I have joined the “world’s top thinkers” at last. A few days ago I discussed the investigation into whether the woman on the left in the portrait above is Emily Dickinson, with her friend Kate Scott Turner at right. The post received several comments, more tweets, and some other pick-up.
Yesterday, the post was mentioned on BigThink, which describes itself as “Blogs, Articles and Videos from the World’s Top Thinkers.” I’m grateful to the post for something other than the promotion, however: Thanks to my fellow “linkees” cited in the article, I found the putative portrait of Emily Dickinson, circa 1860, that I had tried to find several times in the past without success.
Here’s why: Sometime in the 1980s, I made a visit to the Los Altos home of Janet Lewis, the poet, author, and widow of Yvor Winters. The immediate reason for my interview I cannot recall – in any case, the article was never published, and remains somewhere in my garage on a 5″ floppy, along with the interview notes. I knew too little about the octogenarian writer at the time, but I am glad now I had the opportunity for the meeting, for whatever the reason – and yes, I remember the Winters’s legendary loquat tree.
I also remember gazing up a photo in her kitchen, displayed high on the wall. Janet Lewis followed my gaze, and asked, “Do you recognize who that is?” I didn’t. “That’s Emily Dickinson, grown up.” It was a matchless photo, attentive and sensual. She told me it was included in the Richard Sewall biography of the poet, and that she had torn it out from the book and put it on her wall. Years later I ordered the biography online precisely to recover that portrait. But it had apparently been debunked in the meantime, and removed from later editions.
Now the photo has a new champion, poet Daniela Gioseffi, and author of a new biographical novel about Dickinson. From the comments section of an article about her book she writes (with some light editing on my part – it needs more):
The foreword to my book Wild Nights, Wild Nights, The Story of Emily Dickinson’s Master (at http://www.Amazon. com and plainviewpress.com) explains exactly how I researched the photo to include it. There is no doubt in many Dickinson scholars’ minds that it is Emily Dickinson at thirty years, as the features match when sized against that old 17-year-old photo that every one knows above, when the images are sized alike and put one over the other. What many non-scholars of Dickinson who have not read as fully as I have do not understand is that the well-known photo of her was taken when she was a sickly 17-year-old just arisen from a sickbed. She herself in later years is described by those who saw her a bright-eyed, clear-skinned, attractive and womanly. Yes, she was diminutive all her life, but she described herseld as having “a gypsy face” and this photo fits her own description of herself that her sister Lavinia agreed with.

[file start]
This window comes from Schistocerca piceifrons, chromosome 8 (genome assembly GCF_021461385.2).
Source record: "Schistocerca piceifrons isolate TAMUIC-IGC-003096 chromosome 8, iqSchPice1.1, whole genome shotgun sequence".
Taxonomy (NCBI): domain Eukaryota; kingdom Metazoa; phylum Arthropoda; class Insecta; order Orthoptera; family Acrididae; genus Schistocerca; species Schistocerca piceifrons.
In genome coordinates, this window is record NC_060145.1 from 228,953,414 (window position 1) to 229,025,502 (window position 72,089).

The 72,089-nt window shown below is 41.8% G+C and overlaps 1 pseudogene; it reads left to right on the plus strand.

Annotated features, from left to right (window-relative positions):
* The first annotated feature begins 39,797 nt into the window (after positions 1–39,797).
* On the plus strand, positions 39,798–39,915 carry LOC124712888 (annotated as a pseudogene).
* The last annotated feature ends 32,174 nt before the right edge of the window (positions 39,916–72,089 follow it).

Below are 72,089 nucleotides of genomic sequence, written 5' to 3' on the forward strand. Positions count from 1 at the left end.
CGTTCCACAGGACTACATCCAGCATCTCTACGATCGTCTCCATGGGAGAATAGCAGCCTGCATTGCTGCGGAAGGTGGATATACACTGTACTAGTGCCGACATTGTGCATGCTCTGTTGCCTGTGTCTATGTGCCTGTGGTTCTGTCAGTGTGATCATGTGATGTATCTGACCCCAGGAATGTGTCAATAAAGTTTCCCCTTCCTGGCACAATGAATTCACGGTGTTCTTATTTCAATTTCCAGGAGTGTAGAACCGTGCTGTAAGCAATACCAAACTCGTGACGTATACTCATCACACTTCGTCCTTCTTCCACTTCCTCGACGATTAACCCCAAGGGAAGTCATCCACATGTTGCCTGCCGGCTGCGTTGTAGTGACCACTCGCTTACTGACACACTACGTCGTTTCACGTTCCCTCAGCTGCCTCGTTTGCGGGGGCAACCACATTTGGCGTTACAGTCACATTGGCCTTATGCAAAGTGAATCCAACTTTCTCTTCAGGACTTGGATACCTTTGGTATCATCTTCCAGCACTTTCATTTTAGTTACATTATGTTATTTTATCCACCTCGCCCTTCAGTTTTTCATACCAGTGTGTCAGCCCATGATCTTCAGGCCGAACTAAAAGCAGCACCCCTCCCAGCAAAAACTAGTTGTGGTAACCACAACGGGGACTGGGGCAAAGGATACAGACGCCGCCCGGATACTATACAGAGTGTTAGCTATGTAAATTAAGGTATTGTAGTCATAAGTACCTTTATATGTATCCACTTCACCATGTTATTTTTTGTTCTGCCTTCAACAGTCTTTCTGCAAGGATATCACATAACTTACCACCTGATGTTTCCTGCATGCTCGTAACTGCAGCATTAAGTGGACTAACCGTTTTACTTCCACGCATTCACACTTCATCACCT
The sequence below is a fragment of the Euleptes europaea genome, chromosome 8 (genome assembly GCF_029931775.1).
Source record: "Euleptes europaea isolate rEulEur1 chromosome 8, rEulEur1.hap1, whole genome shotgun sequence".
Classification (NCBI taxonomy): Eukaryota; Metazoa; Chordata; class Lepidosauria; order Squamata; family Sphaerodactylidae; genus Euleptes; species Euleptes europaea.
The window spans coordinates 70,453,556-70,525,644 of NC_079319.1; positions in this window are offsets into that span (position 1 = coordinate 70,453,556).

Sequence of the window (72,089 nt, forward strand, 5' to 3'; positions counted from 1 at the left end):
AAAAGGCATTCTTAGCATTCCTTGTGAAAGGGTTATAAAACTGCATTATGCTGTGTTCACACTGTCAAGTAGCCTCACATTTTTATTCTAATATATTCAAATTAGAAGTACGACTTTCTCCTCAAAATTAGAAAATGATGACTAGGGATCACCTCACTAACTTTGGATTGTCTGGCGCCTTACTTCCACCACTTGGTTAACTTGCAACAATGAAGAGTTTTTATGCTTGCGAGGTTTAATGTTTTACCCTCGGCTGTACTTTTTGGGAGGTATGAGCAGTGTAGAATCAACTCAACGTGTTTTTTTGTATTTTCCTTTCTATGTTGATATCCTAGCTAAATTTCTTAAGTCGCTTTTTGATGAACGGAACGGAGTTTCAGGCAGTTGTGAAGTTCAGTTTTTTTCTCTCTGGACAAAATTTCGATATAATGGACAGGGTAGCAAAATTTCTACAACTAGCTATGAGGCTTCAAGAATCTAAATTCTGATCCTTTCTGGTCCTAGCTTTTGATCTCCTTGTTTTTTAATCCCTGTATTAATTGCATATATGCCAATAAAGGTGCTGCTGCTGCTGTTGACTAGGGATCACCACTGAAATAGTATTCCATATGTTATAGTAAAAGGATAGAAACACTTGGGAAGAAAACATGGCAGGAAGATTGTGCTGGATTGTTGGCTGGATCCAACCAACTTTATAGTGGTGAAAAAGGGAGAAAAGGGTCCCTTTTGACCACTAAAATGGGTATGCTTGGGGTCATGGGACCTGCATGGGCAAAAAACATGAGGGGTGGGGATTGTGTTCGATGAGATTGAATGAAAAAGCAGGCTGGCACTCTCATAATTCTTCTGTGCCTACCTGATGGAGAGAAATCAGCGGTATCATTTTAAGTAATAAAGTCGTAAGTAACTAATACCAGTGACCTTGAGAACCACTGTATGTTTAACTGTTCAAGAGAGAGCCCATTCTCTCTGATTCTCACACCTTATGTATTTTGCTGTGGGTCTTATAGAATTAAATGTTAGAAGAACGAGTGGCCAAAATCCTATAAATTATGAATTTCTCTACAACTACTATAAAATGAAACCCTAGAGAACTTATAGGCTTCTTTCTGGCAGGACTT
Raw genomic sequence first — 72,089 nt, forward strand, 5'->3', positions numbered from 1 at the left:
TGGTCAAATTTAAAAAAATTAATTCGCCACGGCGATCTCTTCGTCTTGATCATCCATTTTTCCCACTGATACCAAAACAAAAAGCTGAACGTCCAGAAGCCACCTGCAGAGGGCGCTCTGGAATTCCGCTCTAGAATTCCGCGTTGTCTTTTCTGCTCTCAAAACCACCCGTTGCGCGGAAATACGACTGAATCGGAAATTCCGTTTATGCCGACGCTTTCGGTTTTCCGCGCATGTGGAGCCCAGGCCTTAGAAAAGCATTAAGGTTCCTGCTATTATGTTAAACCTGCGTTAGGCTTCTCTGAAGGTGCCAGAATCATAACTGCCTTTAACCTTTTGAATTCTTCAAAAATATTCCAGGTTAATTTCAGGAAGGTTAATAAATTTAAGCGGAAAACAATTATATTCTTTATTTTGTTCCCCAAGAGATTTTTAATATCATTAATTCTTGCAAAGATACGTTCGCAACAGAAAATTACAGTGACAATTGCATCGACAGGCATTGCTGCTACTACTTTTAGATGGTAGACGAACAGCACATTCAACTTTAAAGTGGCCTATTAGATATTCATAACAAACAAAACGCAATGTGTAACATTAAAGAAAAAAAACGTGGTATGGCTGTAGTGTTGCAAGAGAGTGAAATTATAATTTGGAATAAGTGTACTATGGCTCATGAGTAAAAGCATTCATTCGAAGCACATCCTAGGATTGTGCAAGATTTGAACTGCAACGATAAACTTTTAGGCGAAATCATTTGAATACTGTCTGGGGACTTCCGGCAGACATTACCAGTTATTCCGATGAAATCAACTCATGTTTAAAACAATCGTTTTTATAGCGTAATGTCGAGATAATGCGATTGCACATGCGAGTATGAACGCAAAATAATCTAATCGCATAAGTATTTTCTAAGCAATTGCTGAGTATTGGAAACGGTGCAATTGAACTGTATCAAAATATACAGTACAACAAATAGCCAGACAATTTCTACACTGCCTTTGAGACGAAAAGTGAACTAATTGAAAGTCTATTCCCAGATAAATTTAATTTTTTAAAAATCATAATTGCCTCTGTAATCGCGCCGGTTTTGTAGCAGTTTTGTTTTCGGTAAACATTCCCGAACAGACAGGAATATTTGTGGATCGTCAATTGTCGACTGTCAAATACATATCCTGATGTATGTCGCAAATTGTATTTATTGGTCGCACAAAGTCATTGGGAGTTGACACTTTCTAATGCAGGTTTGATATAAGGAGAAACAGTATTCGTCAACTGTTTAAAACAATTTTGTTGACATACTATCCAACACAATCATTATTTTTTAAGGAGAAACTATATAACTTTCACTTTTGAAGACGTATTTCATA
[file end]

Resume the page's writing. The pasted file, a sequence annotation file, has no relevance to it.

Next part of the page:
I want the portrait to be true because I like it, and because it connects me, in an odd sort of way, with Janet Lewis. To admit such a biased and unscientific judgment in writing, however, risks my removal from a blog for the “world’s top thinkers.” I am in something of a quandary.
So let me throw in another red herring – the portrait at right that would date to about the 1850s. Its defense is here, and the image would appear to fit Emily’s self-description: “[I] am small, like the Wren, and my Hair is bold, like the Chestnut Bur – and my eyes, like the Sherry in the Glass, that the Guest leaves.”
Of the two women, Kate is the one with a thousand-yard stare. (She’d been recently widowed.) But look closer at her friend: there’s something peculiar about that gaze. The pupils are asymmetrical, as they are in the known photo—Emily may have suffered from both astigmatism and iritis—but they’re also large, dreamy, and a little amused. Dickinson once compared her eyes to “the Sherry in the Glass, that the Guest leaves”; the woman in the picture just about lives up to the simile. …
Look: the mystery woman has even thrown an arm around her friend, a gesture we can hardly imagine the Recluse of Amherst making. If she was on the cusp of crisis, it doesn’t show yet. In my heart of hearts I doubt it’s Emily—that chin just doesn’t match up—but pending further reports on clothing samples, image records, nasolabial folds, etc., I’ll keep believing and disbelieving at once, which, as Emily said, “keeps Believing nimble.”
At least I’ve recovered the photo of “my Emily” at last.
Postscript on 9/5: Some nice pick-up from the Poetry Foundation here. I’m not only a W.T.T., but an “amateur sleuth” as well.